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Bohol travel memories of 2020, looking back

It was an apt beginning of that year. A Bohol travel to start 2020. After doing minor features for an inflight magazine, I was given this major story to shoot: Bohol through the eyes of a local. So, together with him and the writer from Manila, we went around Tagbilaran and nearby municipalities with Carmen the farthest we visited.

2020 Bohol travel

Although I’ve been visiting Bohol every year either for leisure or business, the 2020 January trip was my last. We all know what happened starting March and from that month to the present, I’ve been back in Cebu. Thanx to the pandemic, I can only look back at my past travels, a palliative to the ennui of staying at home.

Bohol heritage sites

I was so happy to see some of the restored heritage sites of Bohol that were badly damaged by the October 2013 earthquake. These were repaired and restored by the National Museum with the old Provincial Capitol back in tip top shape and is its provincial branch’s new home. The churches of Baclayon and Dauis as well as the 18th century watchtower of Punta Cruz in Maribojoc looked better than before. For the first time, I was able to visit the Pamilacan triangular fort that I have been wanting to see for the past decade. This was also restored.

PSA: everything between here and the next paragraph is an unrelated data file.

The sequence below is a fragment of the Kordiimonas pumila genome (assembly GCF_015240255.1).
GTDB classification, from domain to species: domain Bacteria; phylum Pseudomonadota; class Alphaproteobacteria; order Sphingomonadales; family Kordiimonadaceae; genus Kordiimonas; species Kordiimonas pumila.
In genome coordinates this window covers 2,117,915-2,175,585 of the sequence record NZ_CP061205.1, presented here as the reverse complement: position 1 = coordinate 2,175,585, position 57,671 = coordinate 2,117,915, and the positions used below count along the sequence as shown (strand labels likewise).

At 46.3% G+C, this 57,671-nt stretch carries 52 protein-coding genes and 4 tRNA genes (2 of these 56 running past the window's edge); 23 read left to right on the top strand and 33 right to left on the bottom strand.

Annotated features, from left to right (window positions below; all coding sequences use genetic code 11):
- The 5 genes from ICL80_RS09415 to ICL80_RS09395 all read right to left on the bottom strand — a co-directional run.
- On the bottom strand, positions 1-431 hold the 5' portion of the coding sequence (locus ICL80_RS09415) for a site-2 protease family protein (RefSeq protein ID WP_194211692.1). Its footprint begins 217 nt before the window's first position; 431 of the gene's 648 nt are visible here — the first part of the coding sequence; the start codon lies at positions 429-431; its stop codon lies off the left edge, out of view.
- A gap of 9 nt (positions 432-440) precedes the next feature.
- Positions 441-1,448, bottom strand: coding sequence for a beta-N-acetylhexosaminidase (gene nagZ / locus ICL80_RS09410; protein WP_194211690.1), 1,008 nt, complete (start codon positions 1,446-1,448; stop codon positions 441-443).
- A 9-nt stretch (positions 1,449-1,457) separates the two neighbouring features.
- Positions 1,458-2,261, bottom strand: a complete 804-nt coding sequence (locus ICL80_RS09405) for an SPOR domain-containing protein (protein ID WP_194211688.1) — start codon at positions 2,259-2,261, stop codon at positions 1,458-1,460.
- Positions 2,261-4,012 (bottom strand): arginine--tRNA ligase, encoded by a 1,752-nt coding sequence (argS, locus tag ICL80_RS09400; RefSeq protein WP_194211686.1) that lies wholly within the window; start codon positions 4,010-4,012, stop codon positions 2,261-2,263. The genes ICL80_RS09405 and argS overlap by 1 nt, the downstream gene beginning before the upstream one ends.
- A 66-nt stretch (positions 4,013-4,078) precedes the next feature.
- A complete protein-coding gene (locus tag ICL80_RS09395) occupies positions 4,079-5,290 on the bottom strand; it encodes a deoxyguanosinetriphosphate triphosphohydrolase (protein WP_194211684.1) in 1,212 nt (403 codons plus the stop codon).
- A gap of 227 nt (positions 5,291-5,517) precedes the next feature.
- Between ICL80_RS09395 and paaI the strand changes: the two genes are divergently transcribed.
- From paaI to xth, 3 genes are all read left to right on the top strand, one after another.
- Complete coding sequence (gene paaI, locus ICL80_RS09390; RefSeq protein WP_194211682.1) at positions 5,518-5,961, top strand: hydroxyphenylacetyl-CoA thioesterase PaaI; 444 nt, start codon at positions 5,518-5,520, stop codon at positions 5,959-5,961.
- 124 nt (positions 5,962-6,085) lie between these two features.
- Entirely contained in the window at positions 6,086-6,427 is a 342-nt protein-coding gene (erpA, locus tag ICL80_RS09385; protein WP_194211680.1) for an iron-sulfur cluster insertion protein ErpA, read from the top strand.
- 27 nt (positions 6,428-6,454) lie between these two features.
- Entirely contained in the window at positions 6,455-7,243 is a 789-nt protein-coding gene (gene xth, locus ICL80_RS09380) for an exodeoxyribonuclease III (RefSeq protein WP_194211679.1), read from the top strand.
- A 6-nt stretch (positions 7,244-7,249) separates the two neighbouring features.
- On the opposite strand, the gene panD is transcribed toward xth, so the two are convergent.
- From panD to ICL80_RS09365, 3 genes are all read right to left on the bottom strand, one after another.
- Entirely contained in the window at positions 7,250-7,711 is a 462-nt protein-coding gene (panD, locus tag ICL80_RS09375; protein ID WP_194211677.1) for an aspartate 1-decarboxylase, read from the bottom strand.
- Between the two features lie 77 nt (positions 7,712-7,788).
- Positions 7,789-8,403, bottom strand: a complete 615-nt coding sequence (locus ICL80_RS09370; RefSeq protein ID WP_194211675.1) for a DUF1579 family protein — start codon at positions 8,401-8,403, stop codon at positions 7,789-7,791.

The restored Baclayon Church after it was badly damaged by the October 2013 earthquake

Bohol street art

I have been documenting street art in the Philippines and abroad in my Langyaw Street Instagram account. Although there are only a few ones that I have seen in Tagbilaran, I was not disappointed. The Save the Sharks mural by Anina Rubio is beautiful. There were also fantastic works of local son, Geovanni Abing whose photo collages I’ve been following. I’ve seen his works in the streets of Makati, Cebu and Bacolod.